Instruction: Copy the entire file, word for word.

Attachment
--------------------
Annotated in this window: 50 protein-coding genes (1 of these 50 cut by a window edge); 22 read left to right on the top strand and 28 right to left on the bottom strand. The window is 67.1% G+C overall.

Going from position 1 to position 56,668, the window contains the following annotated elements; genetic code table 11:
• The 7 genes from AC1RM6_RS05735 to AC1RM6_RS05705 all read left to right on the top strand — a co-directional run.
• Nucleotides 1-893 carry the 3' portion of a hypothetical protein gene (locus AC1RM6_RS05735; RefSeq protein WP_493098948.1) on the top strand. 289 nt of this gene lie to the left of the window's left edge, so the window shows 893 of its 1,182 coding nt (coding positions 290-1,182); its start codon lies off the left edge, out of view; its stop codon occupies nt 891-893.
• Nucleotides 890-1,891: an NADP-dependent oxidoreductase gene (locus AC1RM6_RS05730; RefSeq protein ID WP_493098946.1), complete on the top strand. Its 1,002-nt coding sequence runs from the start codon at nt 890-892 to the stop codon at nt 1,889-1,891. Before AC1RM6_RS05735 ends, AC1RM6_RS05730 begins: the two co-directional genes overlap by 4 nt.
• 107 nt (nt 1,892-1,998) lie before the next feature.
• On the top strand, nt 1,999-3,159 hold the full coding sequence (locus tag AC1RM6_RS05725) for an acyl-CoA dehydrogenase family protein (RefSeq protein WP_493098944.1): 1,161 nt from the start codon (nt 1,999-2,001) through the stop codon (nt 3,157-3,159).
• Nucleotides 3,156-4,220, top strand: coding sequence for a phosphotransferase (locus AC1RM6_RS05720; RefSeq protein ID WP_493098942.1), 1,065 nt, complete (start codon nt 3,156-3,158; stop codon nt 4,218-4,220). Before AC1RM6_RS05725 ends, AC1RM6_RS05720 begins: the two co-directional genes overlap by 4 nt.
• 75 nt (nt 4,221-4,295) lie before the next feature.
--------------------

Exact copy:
Annotated in this window: 50 protein-coding genes (1 of these 50 cut by a window edge); 22 read left to right on the top strand and 28 right to left on the bottom strand. The window is 67.1% G+C overall.

Going from position 1 to position 56,668, the window contains the following annotated elements; genetic code table 11:
• The 7 genes from AC1RM6_RS05735 to AC1RM6_RS05705 all read left to right on the top strand — a co-directional run.
• Nucleotides 1-893 carry the 3' portion of a hypothetical protein gene (locus AC1RM6_RS05735; RefSeq protein WP_493098948.1) on the top strand. 289 nt of this gene lie to the left of the window's left edge, so the window shows 893 of its 1,182 coding nt (coding positions 290-1,182); its start codon lies off the left edge, out of view; its stop codon occupies nt 891-893.
• Nucleotides 890-1,891: an NADP-dependent oxidoreductase gene (locus AC1RM6_RS05730; RefSeq protein ID WP_493098946.1), complete on the top strand. Its 1,002-nt coding sequence runs from the start codon at nt 890-892 to the stop codon at nt 1,889-1,891. Before AC1RM6_RS05735 ends, AC1RM6_RS05730 begins: the two co-directional genes overlap by 4 nt.
• 107 nt (nt 1,892-1,998) lie before the next feature.
• On the top strand, nt 1,999-3,159 hold the full coding sequence (locus tag AC1RM6_RS05725) for an acyl-CoA dehydrogenase family protein (RefSeq protein WP_493098944.1): 1,161 nt from the start codon (nt 1,999-2,001) through the stop codon (nt 3,157-3,159).
• Nucleotides 3,156-4,220, top strand: coding sequence for a phosphotransferase (locus AC1RM6_RS05720; RefSeq protein ID WP_493098942.1), 1,065 nt, complete (start codon nt 3,156-3,158; stop codon nt 4,218-4,220). Before AC1RM6_RS05725 ends, AC1RM6_RS05720 begins: the two co-directional genes overlap by 4 nt.
• 75 nt (nt 4,221-4,295) lie before the next feature.